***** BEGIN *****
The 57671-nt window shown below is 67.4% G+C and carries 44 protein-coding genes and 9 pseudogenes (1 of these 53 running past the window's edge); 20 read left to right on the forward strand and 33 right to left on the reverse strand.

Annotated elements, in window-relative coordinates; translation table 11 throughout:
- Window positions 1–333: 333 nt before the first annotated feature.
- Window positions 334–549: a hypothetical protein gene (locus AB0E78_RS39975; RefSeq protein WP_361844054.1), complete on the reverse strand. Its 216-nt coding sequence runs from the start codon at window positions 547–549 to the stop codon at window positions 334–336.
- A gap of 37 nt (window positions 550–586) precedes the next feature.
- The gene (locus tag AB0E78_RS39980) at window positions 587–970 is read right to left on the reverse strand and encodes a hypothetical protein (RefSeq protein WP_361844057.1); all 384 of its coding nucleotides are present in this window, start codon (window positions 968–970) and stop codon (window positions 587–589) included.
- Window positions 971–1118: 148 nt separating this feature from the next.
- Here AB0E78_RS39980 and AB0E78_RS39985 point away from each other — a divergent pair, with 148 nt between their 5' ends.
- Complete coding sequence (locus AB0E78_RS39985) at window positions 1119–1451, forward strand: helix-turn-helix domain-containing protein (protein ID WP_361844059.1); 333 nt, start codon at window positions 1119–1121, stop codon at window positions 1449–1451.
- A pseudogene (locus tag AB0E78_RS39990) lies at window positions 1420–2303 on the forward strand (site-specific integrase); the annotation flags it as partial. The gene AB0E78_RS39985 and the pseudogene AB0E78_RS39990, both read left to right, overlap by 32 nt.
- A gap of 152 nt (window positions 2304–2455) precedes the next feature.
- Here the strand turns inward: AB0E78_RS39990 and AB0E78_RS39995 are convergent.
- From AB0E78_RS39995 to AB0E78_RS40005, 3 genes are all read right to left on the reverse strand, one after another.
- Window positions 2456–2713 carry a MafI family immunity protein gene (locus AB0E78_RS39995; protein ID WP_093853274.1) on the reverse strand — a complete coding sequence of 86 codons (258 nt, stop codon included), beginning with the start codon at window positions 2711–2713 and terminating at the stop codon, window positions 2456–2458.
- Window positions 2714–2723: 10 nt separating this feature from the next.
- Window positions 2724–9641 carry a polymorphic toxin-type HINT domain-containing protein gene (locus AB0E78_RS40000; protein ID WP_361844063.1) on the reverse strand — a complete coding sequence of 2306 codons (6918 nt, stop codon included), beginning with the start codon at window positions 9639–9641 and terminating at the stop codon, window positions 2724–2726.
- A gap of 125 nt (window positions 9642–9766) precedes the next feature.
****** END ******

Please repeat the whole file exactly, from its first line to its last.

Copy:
The 57671-nt window shown below is 67.4% G+C and carries 44 protein-coding genes and 9 pseudogenes (1 of these 53 running past the window's edge); 20 read left to right on the forward strand and 33 right to left on the reverse strand.

Annotated elements, in window-relative coordinates; translation table 11 throughout:
- Window positions 1–333: 333 nt before the first annotated feature.
- Window positions 334–549: a hypothetical protein gene (locus AB0E78_RS39975; RefSeq protein WP_361844054.1), complete on the reverse strand. Its 216-nt coding sequence runs from the start codon at window positions 547–549 to the stop codon at window positions 334–336.
- A gap of 37 nt (window positions 550–586) precedes the next feature.
- The gene (locus tag AB0E78_RS39980) at window positions 587–970 is read right to left on the reverse strand and encodes a hypothetical protein (RefSeq protein WP_361844057.1); all 384 of its coding nucleotides are present in this window, start codon (window positions 968–970) and stop codon (window positions 587–589) included.
- Window positions 971–1118: 148 nt separating this feature from the next.
- Here AB0E78_RS39980 and AB0E78_RS39985 point away from each other — a divergent pair, with 148 nt between their 5' ends.
- Complete coding sequence (locus AB0E78_RS39985) at window positions 1119–1451, forward strand: helix-turn-helix domain-containing protein (protein ID WP_361844059.1); 333 nt, start codon at window positions 1119–1121, stop codon at window positions 1449–1451.
- A pseudogene (locus tag AB0E78_RS39990) lies at window positions 1420–2303 on the forward strand (site-specific integrase); the annotation flags it as partial. The gene AB0E78_RS39985 and the pseudogene AB0E78_RS39990, both read left to right, overlap by 32 nt.
- A gap of 152 nt (window positions 2304–2455) precedes the next feature.
- Here the strand turns inward: AB0E78_RS39990 and AB0E78_RS39995 are convergent.
- From AB0E78_RS39995 to AB0E78_RS40005, 3 genes are all read right to left on the reverse strand, one after another.
- Window positions 2456–2713 carry a MafI family immunity protein gene (locus AB0E78_RS39995; protein ID WP_093853274.1) on the reverse strand — a complete coding sequence of 86 codons (258 nt, stop codon included), beginning with the start codon at window positions 2711–2713 and terminating at the stop codon, window positions 2456–2458.
- Window positions 2714–2723: 10 nt separating this feature from the next.
- Window positions 2724–9641 carry a polymorphic toxin-type HINT domain-containing protein gene (locus AB0E78_RS40000; protein ID WP_361844063.1) on the reverse strand — a complete coding sequence of 2306 codons (6918 nt, stop codon included), beginning with the start codon at window positions 9639–9641 and terminating at the stop codon, window positions 2724–2726.
- A gap of 125 nt (window positions 9642–9766) precedes the next feature.